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Bill Clinton 'for profit' income detailed in hacked email
[WASHINGTON] Former president Bill Clinton took in more than 50 million dollars from "for profit" activities over the years as he led the Clinton family foundation, a close aide said in a hacked memo released by WikiLeaks.
The aide, Douglas Band, detailed his own moneymaking efforts both on behalf of Bill Clinton personally and on that of the foundation, in a 2011 memo sent in response to complaints by the Clintons' daughter Chelsea.
The latest disclosures have added to a drip-drip of WikiLeaks revelations plaguing Hillary Clinton in the final stretch of her run for the White House as the Democratic nominee.
They come from a trove of email stolen from the account of John Podesta, who played a leading role in the foundation before becoming Mrs Clinton's campaign chairman.
Mr Podesta has refused to authenticate the emails, which US intelligence believes were stolen by Russian hackers to disrupt the US elections. But neither he nor the Clinton campaign has challenged their authenticity.
They show the foundation had become a source of tension between aides to Bill Clinton and his daughter Chelsea, who accused them of taking "significant sums of money from my parents personally" and hustling clients for their own business at foundation events.
In the memo, Mr Band defends his use of his private consultancy Teneo to raise funds for the foundation, saying it brought in large corporate donations from Coca-Cola, Dow Chemical, and Swiss bank UBS among others.
"Independent of our fundraising and decision-making activities on behalf of the Foundation, we have dedicated ourselves to helping the President secure and engage in for-profit activities - including speeches, books, and advisory service engagements," said.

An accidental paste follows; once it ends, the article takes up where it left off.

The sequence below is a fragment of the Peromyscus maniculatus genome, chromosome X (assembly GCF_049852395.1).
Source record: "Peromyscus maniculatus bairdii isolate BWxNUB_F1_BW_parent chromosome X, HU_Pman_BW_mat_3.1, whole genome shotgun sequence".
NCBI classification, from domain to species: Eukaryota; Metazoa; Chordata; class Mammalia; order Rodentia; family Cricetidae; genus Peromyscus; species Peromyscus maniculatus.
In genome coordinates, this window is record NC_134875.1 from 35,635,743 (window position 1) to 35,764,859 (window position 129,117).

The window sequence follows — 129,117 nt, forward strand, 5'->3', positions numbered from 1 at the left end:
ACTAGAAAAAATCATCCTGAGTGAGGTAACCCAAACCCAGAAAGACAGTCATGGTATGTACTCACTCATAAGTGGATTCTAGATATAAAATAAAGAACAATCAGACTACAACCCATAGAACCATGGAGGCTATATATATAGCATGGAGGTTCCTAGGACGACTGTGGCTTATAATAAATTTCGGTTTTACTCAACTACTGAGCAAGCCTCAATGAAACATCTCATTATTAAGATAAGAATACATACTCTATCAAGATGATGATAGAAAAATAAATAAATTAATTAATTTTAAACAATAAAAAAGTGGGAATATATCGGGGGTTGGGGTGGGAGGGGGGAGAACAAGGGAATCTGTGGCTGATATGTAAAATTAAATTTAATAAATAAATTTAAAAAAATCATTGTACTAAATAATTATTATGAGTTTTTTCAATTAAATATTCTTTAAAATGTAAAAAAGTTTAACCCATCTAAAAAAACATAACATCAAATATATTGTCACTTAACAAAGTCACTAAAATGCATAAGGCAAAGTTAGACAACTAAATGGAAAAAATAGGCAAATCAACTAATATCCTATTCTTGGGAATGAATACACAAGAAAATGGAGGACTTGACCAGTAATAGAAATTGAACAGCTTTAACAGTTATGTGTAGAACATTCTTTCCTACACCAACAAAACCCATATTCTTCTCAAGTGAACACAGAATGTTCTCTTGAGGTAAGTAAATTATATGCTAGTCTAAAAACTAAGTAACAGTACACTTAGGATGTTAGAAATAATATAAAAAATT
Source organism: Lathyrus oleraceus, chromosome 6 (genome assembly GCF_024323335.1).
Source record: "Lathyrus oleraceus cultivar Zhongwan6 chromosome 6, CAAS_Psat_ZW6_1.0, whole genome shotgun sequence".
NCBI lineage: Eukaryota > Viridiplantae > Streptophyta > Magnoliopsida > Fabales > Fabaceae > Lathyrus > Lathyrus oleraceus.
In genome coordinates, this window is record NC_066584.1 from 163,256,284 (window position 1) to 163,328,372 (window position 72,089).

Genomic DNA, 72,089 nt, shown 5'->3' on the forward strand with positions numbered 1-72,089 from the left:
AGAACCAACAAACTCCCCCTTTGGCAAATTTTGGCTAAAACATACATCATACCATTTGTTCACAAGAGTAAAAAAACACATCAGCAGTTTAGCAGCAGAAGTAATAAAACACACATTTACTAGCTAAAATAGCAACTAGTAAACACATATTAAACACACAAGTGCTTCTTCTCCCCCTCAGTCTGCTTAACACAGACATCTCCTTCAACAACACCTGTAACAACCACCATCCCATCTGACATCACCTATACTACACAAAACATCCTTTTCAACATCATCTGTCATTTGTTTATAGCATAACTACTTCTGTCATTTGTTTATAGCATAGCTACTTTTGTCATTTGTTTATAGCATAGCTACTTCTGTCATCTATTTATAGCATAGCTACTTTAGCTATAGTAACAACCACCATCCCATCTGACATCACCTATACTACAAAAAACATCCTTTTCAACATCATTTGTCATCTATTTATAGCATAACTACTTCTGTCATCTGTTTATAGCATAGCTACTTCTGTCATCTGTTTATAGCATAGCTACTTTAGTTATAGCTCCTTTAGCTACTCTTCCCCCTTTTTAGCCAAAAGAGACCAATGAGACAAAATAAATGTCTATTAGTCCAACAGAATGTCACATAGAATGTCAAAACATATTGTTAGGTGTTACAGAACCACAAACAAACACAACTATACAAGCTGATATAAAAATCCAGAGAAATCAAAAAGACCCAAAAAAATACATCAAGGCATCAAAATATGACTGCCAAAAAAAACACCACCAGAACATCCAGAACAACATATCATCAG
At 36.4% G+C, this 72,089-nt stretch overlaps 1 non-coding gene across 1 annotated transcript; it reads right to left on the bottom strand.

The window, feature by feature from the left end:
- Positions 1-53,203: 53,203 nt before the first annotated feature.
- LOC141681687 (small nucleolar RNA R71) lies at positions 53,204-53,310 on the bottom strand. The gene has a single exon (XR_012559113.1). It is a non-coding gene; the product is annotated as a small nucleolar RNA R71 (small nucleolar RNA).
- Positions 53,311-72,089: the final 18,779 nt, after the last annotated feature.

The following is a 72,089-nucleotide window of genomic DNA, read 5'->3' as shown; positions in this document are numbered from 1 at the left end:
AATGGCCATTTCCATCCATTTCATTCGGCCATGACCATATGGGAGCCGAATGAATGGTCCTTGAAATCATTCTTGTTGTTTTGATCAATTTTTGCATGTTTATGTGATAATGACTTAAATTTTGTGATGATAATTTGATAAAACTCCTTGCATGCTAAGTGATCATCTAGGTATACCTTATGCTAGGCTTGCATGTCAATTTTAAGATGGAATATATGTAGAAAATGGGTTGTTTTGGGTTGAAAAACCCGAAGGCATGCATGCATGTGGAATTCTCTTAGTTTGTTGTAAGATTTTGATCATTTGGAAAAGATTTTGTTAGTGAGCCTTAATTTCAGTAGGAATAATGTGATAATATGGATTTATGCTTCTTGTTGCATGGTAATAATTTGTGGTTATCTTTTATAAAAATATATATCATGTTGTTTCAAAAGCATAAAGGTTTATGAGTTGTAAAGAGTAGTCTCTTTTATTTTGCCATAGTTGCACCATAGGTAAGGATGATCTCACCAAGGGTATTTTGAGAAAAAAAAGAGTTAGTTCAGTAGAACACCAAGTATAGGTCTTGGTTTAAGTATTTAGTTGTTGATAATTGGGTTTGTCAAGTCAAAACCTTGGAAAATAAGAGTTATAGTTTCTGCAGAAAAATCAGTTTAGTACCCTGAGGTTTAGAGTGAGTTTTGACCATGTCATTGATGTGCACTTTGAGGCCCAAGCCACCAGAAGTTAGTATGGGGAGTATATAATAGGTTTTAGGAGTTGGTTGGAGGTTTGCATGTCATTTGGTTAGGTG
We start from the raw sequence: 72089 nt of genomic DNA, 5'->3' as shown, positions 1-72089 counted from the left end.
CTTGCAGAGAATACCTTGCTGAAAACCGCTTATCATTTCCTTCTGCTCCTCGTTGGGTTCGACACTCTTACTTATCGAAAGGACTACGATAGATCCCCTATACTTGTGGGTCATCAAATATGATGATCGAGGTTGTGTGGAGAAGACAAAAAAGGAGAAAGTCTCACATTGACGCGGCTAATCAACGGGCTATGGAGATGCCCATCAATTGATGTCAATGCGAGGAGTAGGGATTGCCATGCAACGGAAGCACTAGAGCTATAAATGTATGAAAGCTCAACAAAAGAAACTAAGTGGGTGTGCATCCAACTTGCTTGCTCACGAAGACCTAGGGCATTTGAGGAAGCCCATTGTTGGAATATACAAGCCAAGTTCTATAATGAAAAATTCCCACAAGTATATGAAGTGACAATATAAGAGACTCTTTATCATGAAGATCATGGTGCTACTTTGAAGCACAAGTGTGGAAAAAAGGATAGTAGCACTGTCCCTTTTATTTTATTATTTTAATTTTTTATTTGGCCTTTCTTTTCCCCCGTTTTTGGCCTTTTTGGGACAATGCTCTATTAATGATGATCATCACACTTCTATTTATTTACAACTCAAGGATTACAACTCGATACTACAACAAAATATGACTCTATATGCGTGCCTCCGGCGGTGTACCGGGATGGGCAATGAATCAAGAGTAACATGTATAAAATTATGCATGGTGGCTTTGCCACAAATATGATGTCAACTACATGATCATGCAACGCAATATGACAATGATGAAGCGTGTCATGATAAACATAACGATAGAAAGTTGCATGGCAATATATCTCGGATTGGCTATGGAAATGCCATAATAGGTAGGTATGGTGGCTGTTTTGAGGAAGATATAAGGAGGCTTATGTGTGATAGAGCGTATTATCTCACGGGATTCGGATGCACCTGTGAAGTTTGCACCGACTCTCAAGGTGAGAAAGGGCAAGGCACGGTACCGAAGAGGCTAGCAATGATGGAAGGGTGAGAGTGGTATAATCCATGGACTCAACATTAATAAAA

"In support of the President's for-profit activity, we also have solicited and obtained, as appropriate, in-kind services for the President and his family - for personal travel, hospitality, vacation and the like."
He said he had received no fees or percentages of "the more than US$50 million in for-profit activity we have personally helped to secure for President Clinton to date or the US$66 in future contracts, should he choose to continue with those engagements."
The foundation, with its big foreign donors like Saudi Arabia and the United Arab Emirates, has been a prime target of Republican nominee Donald Trump.
Republicans have accused Mrs Clinton of giving big donors favoured access when she was secretary of state from 2009 to 2013, but no evidence of conflicts of interest has emerged in the emails.
Clinton campaign aides were worried, however, that the foundation's activities could present a problem for the former secretary of state as she ran for president.
In January 2015, campaign manager Robby Mook asked whether Mrs Clinton would take part in a foundation-sponsored conference in Morocco several months later, as she was launching her campaign.
"This was HRC's idea, our office approached the Moroccans and they 100 per cent believe they are doing this at her request. The King has personally committed approx US$12 million both for the endowment and to support the meeting," Clinton aide Huma Abedin wrote back.
"It will break a lot of china to back out now when we had so many opportunities to do it in the past few months," Ms Abedin said, adding: "She created this mess and she knows it."
In the end, only Bill Clinton and daughter Chelsea attended the conference.